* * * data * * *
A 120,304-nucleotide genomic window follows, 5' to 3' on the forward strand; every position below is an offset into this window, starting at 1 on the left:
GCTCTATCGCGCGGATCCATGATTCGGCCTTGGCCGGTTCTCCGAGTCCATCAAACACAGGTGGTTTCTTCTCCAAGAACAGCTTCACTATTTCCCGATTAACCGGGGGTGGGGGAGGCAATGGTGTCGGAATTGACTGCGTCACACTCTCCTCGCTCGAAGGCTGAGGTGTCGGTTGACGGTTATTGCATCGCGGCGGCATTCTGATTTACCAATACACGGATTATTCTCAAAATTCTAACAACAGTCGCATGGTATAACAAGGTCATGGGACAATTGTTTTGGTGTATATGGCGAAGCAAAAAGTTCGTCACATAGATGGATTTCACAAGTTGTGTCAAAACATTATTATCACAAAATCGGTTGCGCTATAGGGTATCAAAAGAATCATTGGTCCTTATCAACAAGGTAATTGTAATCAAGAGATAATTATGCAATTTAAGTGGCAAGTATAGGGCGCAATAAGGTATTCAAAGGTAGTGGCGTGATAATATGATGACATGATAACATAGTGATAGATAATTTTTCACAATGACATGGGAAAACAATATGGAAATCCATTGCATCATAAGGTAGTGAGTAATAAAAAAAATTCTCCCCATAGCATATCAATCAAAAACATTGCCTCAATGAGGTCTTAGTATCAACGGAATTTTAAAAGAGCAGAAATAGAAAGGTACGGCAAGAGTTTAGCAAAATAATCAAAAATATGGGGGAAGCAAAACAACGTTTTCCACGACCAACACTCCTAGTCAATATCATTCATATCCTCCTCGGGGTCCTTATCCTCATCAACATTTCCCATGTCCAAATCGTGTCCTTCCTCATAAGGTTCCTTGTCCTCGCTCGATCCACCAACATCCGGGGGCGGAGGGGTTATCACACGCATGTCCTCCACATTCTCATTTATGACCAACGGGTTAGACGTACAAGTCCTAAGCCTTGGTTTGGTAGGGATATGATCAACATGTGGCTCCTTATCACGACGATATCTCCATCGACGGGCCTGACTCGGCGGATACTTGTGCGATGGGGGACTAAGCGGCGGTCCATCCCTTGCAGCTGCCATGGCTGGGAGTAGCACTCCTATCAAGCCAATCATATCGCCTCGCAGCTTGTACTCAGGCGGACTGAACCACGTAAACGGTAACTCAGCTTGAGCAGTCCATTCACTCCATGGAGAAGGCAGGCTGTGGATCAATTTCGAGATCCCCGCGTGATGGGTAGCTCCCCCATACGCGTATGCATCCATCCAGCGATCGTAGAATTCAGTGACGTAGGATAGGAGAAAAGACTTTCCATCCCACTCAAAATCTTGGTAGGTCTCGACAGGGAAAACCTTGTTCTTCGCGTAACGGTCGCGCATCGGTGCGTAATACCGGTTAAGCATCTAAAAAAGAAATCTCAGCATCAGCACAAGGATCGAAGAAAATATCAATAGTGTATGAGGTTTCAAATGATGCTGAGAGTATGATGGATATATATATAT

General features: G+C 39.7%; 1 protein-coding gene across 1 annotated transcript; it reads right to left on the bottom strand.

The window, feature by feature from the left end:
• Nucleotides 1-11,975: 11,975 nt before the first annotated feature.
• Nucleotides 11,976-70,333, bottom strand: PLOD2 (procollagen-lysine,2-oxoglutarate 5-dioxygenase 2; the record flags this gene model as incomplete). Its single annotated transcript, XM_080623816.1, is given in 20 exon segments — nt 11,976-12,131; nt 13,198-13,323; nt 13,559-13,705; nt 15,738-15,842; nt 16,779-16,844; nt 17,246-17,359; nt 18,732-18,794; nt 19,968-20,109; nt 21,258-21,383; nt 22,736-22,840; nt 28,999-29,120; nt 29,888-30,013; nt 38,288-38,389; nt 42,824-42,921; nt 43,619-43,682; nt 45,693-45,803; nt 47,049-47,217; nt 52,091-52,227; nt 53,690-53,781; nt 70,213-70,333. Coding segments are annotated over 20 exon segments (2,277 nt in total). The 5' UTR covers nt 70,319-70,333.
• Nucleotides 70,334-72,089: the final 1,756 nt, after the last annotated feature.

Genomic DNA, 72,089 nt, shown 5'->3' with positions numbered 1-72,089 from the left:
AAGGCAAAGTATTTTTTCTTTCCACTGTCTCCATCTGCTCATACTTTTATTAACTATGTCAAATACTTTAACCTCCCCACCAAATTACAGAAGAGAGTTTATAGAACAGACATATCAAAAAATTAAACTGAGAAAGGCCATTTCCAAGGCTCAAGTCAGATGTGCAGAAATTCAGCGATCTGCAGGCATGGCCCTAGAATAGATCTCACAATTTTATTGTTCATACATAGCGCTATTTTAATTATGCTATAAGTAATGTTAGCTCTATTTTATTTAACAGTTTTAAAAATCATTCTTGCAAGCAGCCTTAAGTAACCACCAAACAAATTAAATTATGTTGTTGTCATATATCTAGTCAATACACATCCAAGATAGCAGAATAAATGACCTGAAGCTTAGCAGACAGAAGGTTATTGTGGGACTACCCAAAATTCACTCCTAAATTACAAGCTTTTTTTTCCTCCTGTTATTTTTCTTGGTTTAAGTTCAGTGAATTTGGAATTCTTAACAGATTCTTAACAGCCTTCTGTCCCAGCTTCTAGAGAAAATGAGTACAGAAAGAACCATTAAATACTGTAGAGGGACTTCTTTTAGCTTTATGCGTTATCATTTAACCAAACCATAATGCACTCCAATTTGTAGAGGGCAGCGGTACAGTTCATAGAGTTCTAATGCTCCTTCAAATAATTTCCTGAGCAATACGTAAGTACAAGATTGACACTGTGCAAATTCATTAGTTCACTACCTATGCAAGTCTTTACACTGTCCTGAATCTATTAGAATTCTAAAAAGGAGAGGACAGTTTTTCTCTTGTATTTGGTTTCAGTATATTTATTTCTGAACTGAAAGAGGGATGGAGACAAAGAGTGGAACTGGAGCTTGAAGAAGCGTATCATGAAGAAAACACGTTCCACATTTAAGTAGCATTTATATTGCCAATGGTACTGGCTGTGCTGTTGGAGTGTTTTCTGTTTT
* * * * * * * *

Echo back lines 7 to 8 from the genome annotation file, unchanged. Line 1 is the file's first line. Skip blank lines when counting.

• Nucleotides 70,334-72,089: the final 1,756 nt, after the last annotated feature.

Genomic DNA, 72,089 nt, shown 5'->3' with positions numbered 1-72,089 from the left: